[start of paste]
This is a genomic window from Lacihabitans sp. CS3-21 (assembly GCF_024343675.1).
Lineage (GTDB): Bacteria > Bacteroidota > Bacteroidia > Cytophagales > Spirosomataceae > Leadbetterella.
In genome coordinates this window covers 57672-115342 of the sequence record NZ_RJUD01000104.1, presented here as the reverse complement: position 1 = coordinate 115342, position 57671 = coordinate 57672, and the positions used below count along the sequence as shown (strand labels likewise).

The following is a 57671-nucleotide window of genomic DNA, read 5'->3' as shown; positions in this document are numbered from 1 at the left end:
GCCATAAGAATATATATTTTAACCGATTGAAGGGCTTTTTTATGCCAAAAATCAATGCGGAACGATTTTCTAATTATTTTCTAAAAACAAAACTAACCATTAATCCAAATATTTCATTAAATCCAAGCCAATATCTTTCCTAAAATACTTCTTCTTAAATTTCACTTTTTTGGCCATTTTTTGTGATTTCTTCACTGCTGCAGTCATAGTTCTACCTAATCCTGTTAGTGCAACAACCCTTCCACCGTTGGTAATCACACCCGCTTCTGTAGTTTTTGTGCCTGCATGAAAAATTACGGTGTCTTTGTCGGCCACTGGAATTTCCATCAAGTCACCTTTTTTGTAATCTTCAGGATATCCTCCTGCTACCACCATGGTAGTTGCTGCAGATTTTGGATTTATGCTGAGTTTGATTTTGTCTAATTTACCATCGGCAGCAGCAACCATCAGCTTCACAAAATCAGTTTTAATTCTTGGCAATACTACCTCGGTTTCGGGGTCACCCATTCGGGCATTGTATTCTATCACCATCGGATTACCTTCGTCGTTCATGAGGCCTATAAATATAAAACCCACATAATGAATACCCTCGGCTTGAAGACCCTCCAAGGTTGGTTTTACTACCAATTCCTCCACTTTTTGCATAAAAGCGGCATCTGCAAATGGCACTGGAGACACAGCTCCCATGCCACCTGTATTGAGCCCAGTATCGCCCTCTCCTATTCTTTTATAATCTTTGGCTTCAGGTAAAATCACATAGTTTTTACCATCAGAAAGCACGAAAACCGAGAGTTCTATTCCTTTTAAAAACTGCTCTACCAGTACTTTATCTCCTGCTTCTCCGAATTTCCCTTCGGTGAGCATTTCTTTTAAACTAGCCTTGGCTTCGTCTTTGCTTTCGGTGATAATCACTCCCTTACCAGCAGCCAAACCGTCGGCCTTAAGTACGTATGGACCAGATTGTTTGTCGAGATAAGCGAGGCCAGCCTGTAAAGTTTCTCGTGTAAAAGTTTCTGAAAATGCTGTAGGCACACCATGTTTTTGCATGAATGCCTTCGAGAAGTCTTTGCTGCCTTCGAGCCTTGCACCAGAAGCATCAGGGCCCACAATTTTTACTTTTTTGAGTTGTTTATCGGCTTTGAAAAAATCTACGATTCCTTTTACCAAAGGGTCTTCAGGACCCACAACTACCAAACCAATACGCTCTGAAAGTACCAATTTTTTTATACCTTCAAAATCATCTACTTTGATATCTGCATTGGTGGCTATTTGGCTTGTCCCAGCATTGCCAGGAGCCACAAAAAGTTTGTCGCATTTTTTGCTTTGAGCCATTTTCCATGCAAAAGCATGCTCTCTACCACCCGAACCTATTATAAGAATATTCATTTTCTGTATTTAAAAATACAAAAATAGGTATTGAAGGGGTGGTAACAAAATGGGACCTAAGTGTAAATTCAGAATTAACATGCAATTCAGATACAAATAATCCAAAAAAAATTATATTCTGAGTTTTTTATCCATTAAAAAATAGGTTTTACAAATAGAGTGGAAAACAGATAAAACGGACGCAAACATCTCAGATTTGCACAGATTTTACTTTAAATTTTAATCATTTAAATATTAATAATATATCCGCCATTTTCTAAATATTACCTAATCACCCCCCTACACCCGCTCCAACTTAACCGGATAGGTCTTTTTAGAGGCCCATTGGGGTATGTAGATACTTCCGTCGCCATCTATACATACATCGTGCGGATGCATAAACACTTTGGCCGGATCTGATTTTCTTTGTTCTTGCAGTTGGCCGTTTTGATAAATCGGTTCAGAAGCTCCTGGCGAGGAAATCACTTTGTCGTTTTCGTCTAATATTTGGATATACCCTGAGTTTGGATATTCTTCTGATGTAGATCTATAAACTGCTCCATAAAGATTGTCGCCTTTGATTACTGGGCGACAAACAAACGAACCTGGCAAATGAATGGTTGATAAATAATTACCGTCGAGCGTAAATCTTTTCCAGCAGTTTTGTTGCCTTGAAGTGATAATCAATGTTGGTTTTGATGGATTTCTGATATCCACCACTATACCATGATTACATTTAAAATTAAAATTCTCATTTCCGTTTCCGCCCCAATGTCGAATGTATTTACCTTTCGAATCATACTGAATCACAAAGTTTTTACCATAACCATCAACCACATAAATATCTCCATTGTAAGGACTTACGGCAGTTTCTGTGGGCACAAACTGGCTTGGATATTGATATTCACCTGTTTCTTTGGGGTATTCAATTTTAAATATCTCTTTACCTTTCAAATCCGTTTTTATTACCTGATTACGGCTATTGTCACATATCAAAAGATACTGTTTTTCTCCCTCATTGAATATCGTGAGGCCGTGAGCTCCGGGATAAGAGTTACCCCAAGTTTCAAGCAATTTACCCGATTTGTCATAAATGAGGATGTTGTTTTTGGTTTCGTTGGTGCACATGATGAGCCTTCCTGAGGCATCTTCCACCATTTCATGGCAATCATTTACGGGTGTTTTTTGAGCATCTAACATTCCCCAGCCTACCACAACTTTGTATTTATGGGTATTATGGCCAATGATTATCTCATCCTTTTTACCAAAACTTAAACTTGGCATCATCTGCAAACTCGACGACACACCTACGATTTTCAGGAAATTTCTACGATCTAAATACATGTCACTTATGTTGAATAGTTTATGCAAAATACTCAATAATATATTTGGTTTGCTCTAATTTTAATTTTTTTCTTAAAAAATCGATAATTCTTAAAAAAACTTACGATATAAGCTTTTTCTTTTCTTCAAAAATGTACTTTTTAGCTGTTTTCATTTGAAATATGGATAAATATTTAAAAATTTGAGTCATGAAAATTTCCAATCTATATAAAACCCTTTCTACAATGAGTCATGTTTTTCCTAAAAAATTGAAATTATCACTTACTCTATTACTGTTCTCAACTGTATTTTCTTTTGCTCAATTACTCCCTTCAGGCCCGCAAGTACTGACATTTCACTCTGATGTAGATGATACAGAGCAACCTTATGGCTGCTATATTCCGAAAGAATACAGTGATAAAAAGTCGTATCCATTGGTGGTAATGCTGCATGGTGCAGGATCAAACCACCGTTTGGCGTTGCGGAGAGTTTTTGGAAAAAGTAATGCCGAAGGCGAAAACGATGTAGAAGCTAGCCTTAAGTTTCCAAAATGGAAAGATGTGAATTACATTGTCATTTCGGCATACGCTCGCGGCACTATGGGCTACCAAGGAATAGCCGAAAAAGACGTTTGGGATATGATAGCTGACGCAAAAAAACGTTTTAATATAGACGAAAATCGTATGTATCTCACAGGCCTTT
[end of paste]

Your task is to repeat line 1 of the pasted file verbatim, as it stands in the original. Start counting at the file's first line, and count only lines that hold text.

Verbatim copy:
This is a genomic window from Lacihabitans sp. CS3-21 (assembly GCF_024343675.1).